Transport yourself to back to the 13th century. Imagine taking a hand tool and chiseling down in to a mountain to create the four exterior sides of a building and then using those same hand tools to hewn out the interior space for the building. After that, you then hand chisel out rock to create details such as molding, windows and doors, pillars, arched ceilings and even domes. If you’re up to it, paint a few frescoes and carve out a few wooden doors. Repeat this process ten more times and then hand chisel out an extensive system of drainage ditches, trenches and ceremonial passages, some with openings to hermit caves and catacombs. No two church exteriors or interiors should be the same and each church should honor a different religious figure. Add it all up and you now have completed work on the complex of spectacular monolithic, hand hewn churches of Lalibela, Ethiopia which were inscribed as a UNESCO World Heritage site in 1978.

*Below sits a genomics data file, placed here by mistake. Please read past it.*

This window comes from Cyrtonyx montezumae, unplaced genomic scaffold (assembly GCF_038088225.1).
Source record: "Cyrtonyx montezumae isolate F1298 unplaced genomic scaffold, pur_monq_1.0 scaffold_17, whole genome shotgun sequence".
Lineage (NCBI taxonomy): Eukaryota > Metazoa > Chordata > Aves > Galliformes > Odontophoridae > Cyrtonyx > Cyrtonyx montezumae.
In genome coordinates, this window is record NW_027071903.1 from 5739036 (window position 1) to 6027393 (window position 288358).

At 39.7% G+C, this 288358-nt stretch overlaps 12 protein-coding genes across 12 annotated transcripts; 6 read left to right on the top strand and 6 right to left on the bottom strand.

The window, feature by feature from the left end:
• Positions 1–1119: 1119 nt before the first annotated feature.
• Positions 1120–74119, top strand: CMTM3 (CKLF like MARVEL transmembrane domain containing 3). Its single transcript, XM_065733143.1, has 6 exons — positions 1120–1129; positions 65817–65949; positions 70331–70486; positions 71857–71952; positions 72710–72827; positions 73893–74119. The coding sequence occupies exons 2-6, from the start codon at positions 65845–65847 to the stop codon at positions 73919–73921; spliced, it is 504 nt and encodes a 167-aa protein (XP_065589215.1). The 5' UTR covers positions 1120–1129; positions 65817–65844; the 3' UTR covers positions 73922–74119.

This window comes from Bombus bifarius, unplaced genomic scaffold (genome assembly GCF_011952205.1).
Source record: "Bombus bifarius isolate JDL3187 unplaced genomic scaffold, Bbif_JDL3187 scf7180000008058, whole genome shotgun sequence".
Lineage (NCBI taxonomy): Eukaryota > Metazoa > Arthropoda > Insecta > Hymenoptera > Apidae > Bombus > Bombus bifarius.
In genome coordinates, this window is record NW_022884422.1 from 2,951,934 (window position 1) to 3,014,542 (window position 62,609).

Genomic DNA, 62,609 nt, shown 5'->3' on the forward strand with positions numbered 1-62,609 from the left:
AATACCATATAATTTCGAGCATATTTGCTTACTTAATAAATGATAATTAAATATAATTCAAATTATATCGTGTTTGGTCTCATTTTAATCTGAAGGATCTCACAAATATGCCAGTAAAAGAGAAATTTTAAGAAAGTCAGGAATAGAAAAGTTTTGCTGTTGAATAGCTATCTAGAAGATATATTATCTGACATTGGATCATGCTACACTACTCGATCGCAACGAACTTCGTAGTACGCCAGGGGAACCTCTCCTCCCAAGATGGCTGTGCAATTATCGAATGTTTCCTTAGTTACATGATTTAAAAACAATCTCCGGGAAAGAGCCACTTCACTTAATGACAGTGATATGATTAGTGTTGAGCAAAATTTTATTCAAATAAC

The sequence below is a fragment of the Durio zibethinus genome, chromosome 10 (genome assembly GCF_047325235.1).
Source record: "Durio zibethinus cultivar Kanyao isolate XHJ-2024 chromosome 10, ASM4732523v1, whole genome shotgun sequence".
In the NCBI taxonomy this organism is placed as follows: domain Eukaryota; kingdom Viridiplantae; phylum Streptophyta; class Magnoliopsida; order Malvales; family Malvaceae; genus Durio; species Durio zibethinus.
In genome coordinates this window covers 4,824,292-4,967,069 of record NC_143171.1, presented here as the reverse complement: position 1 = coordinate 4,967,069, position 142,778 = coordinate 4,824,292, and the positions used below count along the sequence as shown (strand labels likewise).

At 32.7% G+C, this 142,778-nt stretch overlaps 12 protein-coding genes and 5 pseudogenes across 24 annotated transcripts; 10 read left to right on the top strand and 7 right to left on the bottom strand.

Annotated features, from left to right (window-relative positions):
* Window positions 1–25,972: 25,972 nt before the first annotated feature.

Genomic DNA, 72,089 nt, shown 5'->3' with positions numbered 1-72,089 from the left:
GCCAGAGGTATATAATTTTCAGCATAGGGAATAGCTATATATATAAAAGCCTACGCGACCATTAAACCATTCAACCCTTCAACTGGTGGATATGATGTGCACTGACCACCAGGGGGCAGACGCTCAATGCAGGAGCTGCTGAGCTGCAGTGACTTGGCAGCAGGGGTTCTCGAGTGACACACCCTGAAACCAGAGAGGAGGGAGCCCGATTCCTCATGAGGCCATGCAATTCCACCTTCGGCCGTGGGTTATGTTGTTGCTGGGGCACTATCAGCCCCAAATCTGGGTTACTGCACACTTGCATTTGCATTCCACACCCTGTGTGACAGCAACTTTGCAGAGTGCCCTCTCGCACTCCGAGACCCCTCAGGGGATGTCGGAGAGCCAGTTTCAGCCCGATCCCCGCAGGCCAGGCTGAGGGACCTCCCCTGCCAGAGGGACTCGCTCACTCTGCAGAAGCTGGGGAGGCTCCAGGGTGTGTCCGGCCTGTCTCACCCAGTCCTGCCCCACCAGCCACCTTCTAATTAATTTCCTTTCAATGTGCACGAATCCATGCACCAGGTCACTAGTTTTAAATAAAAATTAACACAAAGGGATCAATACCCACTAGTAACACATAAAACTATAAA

Without a doubt, the rock church complex at Lalibela is one of the most spectacular manmade constructions in the world and to say that I gasped in utter awe with every step that I took is truly an understatement. The complex is much too large to see in one day so plan on a two day visit. Also, note that you have to take off your shoes before entering every church so be prepared accordingly.